LEIGH, Hon. Charles (1686-1749), of Leighton Buzzard, Beds.

Published in The History of Parliament: the House of Commons 1690-1715, ed. D. Hayton, E. Cruickshanks, S. Handley, 2002
Available from Boydell and Brewer



13 Dec. 1710 - 1713
12 Mar. 1714 - 1722
1722 - 1727
16 Feb. 1733 - 1734

Family and Education

bap. 28 Mar. 1686, 3rd but 2nd surv. s. of Thomas, 2nd Baron Leigh of Stoneleigh Abbey, Warws. by his 2nd w. Eleanor, da. of Edward Watson, 2nd Baron Rockingham.  educ. I. Temple 1701; Balliol, Oxf. 1702.  m. 1716, Lady Barbara (d. 1755), da. of Richard Lumley, 1st Earl of Scarbrough, sis. of Henry, Visct. Lumley*, Hon. Richard*, Charles†, John†, James† and Thomas Lumley†, s.psuc. uncle Hon. Charles Leigh 1704.1

Offices Held


Leigh’s grandfather, Sir Thomas Leigh†, had represented Staffordshire during the opening session of the Cavalier Parliament. His father was described by Thomas Hearne as ‘an honest, debauched Tory’, and was remembered for having struggled to London in March 1710, despite terminal illness, to vote for Dr Sacheverell. In 1704 Leigh inherited the Bedfordshire estates of his paternal uncle, Hon. Charles Leigh. A month after his father’s death in November 1710 he stood against the Greville interest in a contested by-election at Warwick, defeating Hon. Algernon Greville*, but he played no substantive part in the proceedings of the House. Classed as a Tory in the ‘Hanover list’ of the 1710 Parliament, he was also named as a ‘worthy patriot’ who during the first session helped to expose the mismanagements of the former Whig ministry. He caused offence to some Tories for his reported abstention on 24 Jan. 1712 when the House divided on the motion censuring the Duke of Marlborough (John Churchill†) for his ‘unwarrantable and illegal’ acceptance of money from bread contractors. As William Bromley II* explained to Lord Oxford (Robert Harley*) in July of that year, Leigh had taken the view that the Duke’s conduct had indeed been ‘unwarrantable’, but not ‘illegal’. However, such reasoning did irreparable damage to him at Warwick, Bromley observing that although he had ‘behaved himself unexceptionally well in all other respects’ he ‘has suffered so much in his interest that he will scarce recover it’. Another example of his ‘whimsical’ Toryism was given in the following session when he voted on 18 June 1713 against the French commerce bill. Though he must have expected that he would not be readopted at Warwick in the next general election, he made no attempt to contest in another constituency. The following year, however, his maternal uncle, Hon. Thomas Watson Wentworth*, was able to return him for Higham Ferrers which he represented until 1722. In the next two Parliaments he served as knight of the shire for Bedfordshire, featuring as a staunch opponent of the Walpole administration. He died on 28 July 1749.2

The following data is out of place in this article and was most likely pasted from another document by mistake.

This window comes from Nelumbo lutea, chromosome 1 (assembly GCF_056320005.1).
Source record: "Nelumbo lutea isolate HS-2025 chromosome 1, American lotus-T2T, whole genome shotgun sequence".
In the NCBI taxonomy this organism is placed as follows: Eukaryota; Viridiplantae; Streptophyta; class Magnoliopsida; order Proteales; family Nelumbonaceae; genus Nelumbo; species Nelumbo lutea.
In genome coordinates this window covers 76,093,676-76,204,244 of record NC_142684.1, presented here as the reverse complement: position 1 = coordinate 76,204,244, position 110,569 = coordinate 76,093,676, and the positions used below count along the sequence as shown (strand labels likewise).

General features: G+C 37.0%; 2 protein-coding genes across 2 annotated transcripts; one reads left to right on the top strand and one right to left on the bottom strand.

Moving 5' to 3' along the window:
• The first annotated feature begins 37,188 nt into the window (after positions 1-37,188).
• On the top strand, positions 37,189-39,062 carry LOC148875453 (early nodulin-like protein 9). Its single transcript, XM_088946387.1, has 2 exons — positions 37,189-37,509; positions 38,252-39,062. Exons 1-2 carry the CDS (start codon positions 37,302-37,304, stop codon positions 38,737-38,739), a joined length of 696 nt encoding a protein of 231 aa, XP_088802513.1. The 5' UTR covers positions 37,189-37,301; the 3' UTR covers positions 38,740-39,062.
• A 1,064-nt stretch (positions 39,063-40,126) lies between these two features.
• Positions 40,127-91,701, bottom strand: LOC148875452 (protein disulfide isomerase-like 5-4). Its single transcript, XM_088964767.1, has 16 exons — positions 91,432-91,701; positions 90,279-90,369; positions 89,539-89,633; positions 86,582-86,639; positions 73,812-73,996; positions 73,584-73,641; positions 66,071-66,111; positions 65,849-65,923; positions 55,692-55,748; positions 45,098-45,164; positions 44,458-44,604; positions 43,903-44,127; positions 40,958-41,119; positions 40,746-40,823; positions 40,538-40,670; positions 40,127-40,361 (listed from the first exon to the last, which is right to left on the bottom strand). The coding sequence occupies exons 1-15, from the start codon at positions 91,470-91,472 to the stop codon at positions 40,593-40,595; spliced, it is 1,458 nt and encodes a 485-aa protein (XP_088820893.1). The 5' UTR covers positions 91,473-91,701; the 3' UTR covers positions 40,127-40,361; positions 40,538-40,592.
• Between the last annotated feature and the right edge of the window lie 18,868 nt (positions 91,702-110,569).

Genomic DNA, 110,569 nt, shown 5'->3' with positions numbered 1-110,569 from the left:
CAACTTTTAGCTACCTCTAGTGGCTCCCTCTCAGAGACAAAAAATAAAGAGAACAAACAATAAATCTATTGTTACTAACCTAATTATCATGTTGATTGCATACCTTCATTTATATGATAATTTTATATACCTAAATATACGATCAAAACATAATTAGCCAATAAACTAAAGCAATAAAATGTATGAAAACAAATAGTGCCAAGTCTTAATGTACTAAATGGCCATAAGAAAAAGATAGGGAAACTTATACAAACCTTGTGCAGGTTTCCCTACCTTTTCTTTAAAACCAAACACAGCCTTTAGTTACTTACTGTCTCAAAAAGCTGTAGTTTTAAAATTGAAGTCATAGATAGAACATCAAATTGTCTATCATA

Ref Volumes: 1690-1715

Author: Andrew A. Hanham


  • 1. Verney Letters 18th Cent. ii. 30; Vis. Eng. and Wales Notes ed. Crisp, xi. 19; Gent. Mag. (1755), p. 42.
  • 2. Hearne Colls. iii. 79; Boyer, Anne Annals, ix. 428; Speck thesis, 288–9.